20 July 1998

Press Release


19980720 Following is the text of Secretary-General Kofi Annan's statement at the ceremony held at Campidoglio on Saturday, 18 July, celebrating the adoption of the Statute of the International Criminal Court at a United Nations Diplomatic Conference, which concluded in Rome the previous day:

This is indeed a historic moment.

Two millenniums ago, one of this city's most famous sons, Marcus Tullius Cicero, declared that "in the midst of arms, law stands mute". As a result of what we are doing here today, there is real hope that that bleak statement will be less true in the future than it has been in the past.

Until now, when powerful men committed crimes against humanity, they knew that, as long as they remained powerful, no earthly court could judge them.

Even when they were judged -- as happily some of the worst criminals were in 1945 -- they could claim that this is happening only because others have proved more powerful, and so are able to sit in judgement over them. Verdicts intended to uphold the rights of the weak and helpless can be impugned as "victors' justice".

Such accusations can also be made, however unjustly, when courts are set up only ad hoc, like the Tribunals in The Hague and in Arusha, to deal with crimes committed in specific conflicts or by specific regimes. Such procedures seem to imply that the same crimes, committed by different people, or at different times and places, will go unpunished.

Now at last, thanks to the hard work of the States that participated in the United Nations Conference over the last five weeks -- and indeed for many more months before that -- we shall have a permanent court to judge the most serious crimes of concern to the international community as a whole: genocide, crimes against humanity and war crimes.

Other crimes, wherever and whenever they may be committed, may be included in the future. The crime of aggression is already mentioned in the Statute.

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For the United Nations, this decision has special significance. We never forget that our Organization has its origins in a global struggle against regimes which were guilty of mass murder on a horrendous scale. And unhappily, we have had to deal all too recently, in Rwanda and the former Yugoslavia, with new crimes of the same appalling nature, if not quite of the same magnitude.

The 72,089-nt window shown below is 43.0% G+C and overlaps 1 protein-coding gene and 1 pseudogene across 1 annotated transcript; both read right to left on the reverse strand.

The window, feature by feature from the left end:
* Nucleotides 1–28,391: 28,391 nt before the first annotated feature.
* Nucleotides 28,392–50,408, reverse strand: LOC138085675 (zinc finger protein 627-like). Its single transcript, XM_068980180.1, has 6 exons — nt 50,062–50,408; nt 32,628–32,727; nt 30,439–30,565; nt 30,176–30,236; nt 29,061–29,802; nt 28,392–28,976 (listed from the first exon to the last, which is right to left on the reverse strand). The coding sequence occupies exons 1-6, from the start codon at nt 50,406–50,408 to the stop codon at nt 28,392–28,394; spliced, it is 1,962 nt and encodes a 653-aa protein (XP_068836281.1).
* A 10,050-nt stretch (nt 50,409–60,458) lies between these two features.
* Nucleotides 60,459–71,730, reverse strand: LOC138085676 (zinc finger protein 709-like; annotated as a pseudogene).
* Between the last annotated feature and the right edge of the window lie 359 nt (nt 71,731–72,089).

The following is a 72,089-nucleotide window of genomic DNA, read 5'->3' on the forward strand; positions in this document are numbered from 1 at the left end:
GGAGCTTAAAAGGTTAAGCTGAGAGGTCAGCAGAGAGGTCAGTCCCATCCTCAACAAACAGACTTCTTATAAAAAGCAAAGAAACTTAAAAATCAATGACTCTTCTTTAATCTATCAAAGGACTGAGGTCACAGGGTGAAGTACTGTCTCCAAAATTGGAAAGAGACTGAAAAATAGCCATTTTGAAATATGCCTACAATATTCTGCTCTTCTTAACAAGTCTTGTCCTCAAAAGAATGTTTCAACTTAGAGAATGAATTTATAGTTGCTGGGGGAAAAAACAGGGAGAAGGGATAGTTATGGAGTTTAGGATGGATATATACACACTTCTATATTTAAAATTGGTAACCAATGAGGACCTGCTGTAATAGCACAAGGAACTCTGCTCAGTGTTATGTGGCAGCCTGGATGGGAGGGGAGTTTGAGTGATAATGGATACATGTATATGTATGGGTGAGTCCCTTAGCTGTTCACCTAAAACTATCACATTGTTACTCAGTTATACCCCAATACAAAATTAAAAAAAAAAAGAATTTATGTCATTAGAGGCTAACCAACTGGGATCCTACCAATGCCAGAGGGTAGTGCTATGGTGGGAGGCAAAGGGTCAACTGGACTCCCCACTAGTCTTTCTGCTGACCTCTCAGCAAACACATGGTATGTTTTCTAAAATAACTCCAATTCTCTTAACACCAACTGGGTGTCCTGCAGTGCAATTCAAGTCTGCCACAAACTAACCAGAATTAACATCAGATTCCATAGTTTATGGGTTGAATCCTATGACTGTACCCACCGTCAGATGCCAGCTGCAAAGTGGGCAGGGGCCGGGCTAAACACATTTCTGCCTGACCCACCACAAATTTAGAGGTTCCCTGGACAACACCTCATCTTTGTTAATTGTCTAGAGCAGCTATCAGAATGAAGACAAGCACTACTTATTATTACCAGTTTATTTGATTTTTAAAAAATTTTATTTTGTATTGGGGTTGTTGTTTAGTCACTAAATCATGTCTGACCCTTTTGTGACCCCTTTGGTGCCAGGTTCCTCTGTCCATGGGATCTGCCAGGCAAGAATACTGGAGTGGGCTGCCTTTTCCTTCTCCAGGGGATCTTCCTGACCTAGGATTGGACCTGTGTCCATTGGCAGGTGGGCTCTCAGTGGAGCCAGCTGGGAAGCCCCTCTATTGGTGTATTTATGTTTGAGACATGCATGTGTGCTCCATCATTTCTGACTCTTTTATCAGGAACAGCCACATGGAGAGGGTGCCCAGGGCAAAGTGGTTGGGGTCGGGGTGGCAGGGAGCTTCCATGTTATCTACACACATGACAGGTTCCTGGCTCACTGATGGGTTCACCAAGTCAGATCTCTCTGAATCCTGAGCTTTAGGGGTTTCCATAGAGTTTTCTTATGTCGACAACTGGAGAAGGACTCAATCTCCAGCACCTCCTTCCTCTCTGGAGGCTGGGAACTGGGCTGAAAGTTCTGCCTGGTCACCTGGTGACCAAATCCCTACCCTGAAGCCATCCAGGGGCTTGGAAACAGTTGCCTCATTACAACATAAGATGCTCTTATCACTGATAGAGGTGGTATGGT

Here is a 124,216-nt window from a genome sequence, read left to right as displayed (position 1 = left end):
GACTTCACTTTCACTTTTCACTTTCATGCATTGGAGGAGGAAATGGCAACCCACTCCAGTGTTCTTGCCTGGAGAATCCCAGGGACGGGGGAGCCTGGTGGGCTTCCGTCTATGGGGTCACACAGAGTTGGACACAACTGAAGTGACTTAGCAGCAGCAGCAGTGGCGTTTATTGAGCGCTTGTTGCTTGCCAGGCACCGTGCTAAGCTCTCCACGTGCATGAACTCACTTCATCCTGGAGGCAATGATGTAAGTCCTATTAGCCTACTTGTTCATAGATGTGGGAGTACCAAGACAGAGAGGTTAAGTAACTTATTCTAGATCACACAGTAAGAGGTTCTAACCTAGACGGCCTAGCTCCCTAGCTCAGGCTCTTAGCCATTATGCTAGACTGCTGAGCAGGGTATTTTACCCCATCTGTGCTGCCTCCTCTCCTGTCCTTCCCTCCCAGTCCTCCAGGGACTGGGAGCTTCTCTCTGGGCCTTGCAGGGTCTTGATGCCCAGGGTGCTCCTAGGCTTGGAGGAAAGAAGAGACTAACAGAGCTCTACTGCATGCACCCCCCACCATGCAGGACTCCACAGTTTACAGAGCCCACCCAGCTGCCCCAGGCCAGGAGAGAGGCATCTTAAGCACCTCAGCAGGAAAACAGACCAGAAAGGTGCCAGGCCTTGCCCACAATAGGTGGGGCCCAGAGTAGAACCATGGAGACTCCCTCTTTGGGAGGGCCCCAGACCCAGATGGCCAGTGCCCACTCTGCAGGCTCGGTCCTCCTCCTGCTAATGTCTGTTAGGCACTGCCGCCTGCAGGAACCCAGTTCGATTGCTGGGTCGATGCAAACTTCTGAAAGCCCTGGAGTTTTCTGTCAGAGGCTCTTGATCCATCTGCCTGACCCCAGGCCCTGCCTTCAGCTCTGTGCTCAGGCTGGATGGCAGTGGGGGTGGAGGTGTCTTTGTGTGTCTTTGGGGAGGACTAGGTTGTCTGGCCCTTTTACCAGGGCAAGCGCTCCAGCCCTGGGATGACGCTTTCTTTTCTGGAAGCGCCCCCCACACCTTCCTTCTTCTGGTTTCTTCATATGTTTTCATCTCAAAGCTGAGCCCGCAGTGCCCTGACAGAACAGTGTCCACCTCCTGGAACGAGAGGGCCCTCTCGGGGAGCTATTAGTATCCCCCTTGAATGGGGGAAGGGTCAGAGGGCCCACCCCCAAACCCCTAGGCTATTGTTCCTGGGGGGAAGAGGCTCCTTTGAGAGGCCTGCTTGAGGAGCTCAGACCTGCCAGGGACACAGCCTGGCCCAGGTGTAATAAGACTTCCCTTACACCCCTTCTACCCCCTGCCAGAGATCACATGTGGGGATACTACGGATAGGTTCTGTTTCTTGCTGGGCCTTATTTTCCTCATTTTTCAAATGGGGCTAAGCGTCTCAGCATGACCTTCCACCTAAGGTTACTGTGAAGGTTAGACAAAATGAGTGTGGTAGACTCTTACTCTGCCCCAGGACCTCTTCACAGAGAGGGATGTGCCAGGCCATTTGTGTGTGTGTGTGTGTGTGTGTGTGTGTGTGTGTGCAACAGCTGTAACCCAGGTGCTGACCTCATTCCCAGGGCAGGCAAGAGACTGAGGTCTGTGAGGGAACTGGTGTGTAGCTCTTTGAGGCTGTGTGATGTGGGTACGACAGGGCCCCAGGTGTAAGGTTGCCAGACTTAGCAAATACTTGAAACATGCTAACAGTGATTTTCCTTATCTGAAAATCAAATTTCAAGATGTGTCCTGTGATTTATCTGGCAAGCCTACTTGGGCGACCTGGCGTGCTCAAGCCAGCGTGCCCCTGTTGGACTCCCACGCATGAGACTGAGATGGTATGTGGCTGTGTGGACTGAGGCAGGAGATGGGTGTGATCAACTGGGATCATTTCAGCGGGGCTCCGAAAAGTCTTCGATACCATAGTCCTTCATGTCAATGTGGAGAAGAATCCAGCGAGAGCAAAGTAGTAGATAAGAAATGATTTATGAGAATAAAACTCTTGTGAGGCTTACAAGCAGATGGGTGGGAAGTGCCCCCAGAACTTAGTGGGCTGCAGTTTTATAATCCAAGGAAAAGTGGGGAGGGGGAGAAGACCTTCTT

By adopting this Statute, participants in the Conference have overcome many legal and political problems, which kept this question on the United Nations agenda almost throughout the Organization's history.

No doubt, many of us would have liked a Court vested with even more far- reaching powers, but that should not lead us to minimize the breakthrough you have achieved. The establishment of the Court is still a gift of hope to future generations, and a giant step forward in the march towards universal human rights and the rule of law. It is an achievement which, only a few years ago, nobody would have thought possible.

It, therefore, gives me great pleasure to be here in person; to place in your custody the Final Act of the Conference; and to transmit to you the Rome Statute of the International Criminal Court adopted yesterday. From now on, the Statute will bear the name of this Eternal City, in fitting tribute to the people of Rome and of Italy who have hosted this Conference, and to their Government which worked tirelessly for its successful conclusion.

The Statute was opened yesterday for signature. Some States have already signed it, and more will do so during this ceremony. It will remain in your hands until 17 October 1998. After that it will be deposited with me, as Secretary-General of the United Nations, and will stay open for signature in New York until 31 December 2000.

It is my fervent hope that by then a large majority of United Nations Member States will have signed and ratified it, so that the Court will have unquestioned authority and the widest possible jurisdiction.

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For information media. Not an official record.